Union Central Life Ins. Co. v. Peters

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361 Mich. 283 (1960)

105 N.W.2d 196


Docket No. 8, Calendar No. 48,252.

Supreme Court of Michigan.

Decided September 16, 1960.

Certiorari granted March 27, 1961.

*284 Clark, Klein, Brucker & Waples (Joseph B. Sherrard and H. William Butler, of counsel), for plaintiff.

Charles K. Rice, Assistant Attorney General, Lee A. Jackson, George F. Lynch and Moshe Schuldinger, Attorneys, Department of Justice, Frederick W. Kaess, United States Attorney, and Elmer L. Pfeifle, Jr., Assistant United States Attorney, for defendant United States of America.

Certiorari granted by the Supreme Court of the United States March 27, 1961.


The defendant United States appeals from a decree foreclosing a real-estate mortgage, executed by defendants Peters as mortgagors in favor of plaintiff as mortgagee.[*] The decree grants supremacy of the lien of the mortgage, to extent of all sums due and to become due according to its tenor, over competing Federal liens for income taxes Mr. and Mrs. Peters failed to pay for the tax periods 1952, 1953, and 1955.

It is stipulated, "apart from the legal questions raised in this action relating to priority of liens," that plaintiff's said mortgage "is a valid and subsisting *285 first lien" upon the mortgaged premises. It is stipulated also that 2 of the 3 liens claimed by the United States were recorded only in the office of the clerk of the proper United States district court, and it is agreed further that the third of such liens (No P-1697), which is based on 1955 income taxes owing by Mr. and Mrs. Peters, was not recorded in the register of deeds office until July 12, 1957. Shortly thereafter plaintiff paid, as was its self-protective right under the terms of the mortgage, unpaid local taxes previously levied against the mortgaged premises. The sum so paid by plaintiff was $646.89.

Refer to sections 6321, 6322, and 6323 of the revenue code of 1954 (26 USCA, §§ 6321, 6322, and 6323). Thereunder these Federal liens arose against "all property and rights to property" of the taxpayers. Said section 6323 provides that such lien "shall not be valid as against any mortgagee * * * until notice thereof has been filed * * * in the office designated by the law of the State or Territory in which the property subject to the lien is situated." When the events giving rise to this litigation occurred, it was provided by Michigan law (CL 1948, § 211.521 [Stat Ann 1950 Rev § 7.751]) "That whenever the collector of internal revenue, * * * shall desire to acquire a lien in favor of the United States for any tax payable to the United States against any property, real or personal, within the State of Michigan, * * * he is hereby authorized to file a notice of lien, setting forth the name and the residence or business address of such taxpayer, the nature and the amount of such assessment, and a description of the land upon which a lien is claimed, in the office of the register of deeds in and for the county or counties in Michigan in which such property subject to such lien is situated." None of the Federal liens for unpaid income taxes owing by Mr. and Mrs. *286 Peters were recorded, according to Michigan statute, excepting as previously noted.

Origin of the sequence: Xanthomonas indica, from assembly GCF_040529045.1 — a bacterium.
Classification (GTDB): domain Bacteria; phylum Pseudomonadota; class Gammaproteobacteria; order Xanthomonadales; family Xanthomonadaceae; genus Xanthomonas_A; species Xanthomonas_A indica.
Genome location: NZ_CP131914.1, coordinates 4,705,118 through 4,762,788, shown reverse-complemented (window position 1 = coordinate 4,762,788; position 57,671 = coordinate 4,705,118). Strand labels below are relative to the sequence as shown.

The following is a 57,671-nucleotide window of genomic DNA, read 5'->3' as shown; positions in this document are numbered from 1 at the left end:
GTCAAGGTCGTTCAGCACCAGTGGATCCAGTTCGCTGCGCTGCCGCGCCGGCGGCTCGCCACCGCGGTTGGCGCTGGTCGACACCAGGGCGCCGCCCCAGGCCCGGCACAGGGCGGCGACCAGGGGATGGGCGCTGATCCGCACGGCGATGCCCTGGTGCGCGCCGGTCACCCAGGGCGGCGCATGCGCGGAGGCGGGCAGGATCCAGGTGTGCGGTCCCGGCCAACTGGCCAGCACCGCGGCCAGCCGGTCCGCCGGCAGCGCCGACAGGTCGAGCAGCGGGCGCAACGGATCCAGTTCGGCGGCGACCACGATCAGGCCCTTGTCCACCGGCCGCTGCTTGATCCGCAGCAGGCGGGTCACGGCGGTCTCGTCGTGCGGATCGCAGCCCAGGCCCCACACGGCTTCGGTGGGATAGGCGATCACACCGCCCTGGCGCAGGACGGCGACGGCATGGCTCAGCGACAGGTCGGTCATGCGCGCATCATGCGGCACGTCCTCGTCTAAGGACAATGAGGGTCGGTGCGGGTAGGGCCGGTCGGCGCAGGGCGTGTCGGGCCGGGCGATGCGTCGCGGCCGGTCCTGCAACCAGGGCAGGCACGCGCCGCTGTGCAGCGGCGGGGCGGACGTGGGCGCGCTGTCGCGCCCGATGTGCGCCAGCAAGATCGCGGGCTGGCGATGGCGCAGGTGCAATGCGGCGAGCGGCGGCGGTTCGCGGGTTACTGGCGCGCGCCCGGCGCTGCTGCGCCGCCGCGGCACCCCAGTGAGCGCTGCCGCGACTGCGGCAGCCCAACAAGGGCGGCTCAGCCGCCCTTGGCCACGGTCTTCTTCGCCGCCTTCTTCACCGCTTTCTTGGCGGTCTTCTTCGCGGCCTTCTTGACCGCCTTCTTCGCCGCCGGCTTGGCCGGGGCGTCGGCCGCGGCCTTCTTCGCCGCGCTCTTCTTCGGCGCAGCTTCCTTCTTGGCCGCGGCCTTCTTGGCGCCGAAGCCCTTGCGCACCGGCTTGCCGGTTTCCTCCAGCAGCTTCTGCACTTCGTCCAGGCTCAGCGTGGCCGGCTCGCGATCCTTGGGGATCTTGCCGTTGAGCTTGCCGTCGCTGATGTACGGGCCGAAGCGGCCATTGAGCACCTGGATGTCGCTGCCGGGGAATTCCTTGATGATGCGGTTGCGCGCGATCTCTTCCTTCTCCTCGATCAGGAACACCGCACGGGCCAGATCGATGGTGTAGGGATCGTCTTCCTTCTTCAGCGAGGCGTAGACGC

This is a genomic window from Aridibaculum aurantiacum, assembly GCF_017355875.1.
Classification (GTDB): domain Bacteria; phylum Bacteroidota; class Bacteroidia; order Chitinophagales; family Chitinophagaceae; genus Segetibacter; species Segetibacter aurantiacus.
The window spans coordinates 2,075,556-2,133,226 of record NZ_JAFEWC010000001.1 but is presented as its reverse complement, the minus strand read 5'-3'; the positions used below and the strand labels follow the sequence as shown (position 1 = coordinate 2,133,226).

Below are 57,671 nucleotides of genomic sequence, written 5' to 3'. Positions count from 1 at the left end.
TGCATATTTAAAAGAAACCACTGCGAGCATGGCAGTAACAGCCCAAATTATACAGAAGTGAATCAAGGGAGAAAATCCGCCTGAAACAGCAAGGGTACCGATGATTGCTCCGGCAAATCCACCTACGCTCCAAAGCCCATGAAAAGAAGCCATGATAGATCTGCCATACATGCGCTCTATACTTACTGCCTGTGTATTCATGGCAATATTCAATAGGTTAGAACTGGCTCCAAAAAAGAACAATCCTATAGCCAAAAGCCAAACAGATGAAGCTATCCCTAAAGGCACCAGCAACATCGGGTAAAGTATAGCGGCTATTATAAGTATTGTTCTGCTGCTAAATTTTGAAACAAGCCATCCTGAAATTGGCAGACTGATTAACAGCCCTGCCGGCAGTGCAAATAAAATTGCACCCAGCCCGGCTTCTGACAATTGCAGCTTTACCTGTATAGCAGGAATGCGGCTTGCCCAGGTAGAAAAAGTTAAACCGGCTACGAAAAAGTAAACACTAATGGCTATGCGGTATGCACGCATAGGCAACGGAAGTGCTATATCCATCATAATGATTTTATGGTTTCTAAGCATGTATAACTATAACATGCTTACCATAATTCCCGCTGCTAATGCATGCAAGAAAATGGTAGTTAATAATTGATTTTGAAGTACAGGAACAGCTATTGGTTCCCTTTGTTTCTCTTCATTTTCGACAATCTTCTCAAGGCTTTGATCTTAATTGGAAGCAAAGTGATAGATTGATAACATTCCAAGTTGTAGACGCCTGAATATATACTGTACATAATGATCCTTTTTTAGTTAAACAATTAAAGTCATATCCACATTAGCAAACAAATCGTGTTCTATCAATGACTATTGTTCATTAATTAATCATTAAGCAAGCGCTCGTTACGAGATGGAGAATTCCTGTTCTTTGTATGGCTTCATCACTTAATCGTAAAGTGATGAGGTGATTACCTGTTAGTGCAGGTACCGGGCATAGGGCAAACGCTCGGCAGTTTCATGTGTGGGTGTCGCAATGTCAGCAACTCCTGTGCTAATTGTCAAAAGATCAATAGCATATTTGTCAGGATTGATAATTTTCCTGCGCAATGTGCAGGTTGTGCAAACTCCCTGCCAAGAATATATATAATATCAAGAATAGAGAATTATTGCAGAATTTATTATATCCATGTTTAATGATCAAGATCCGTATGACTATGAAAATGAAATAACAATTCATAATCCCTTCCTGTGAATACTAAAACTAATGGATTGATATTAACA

Two questions are presented. Such questions, taken from the respective briefs, are as follows:

"1. Should a Federal tax lien against Robert G. Peters and wife, which was not filed with the register of deeds of Oakland county in accordance with the requirements of the Michigan recording statute, be allowed to take priority over the mortgage executed by Robert G. Peters and wife to the appellee?"

"2. Whether the Federal tax liens are entitled to priority over payments made by the mortgagee for local taxes, as well as over payments for such taxes which the mortgagee might make in the future during the redemption period following foreclosure?"

First: For an affirmative answer to stated question 1 defendant United States relies particularly on United States v. Rasmuson (CCA 8), 253 F2d 944. For a negative answer to such question plaintiff relies principally on Youngblood v. United States (CCA 6), 141 F2d 912. Rasmuson and Youngblood were not reviewed by the supreme court and it is conceded, with respect to the specific question each court considered, that the supreme court has not spoken save only by opposing analogies counsel have pressed upon us. Having considered the briefs and arguments addressed to stated question 1, we accept Youngblood's reasoning and application of our statute as decisive. The question is therefore answered by adoption of the following conclusion of the court of appeals of the sixth circuit (Youngblood, p 915 of report):

"United States v. Snyder, 149 US 210 (13 S Ct 846, 37 L ed 705), adds no force to the government's contention for the reason that, while it was there held that the tax system of the United States is not subject to the recording laws of the States, the acts of congress since that decision have required recording *287 of United States tax liens: first, in accordance with the law of the State where the property subject to lien is situated; and, later and presently, in the office in which the filing of notices is authorized by the State law. Upon obvious principles of comity, the congress of the United States has provided for compliance by the government with State recording laws. The notice of tax lien involved in this controversy does not so comply."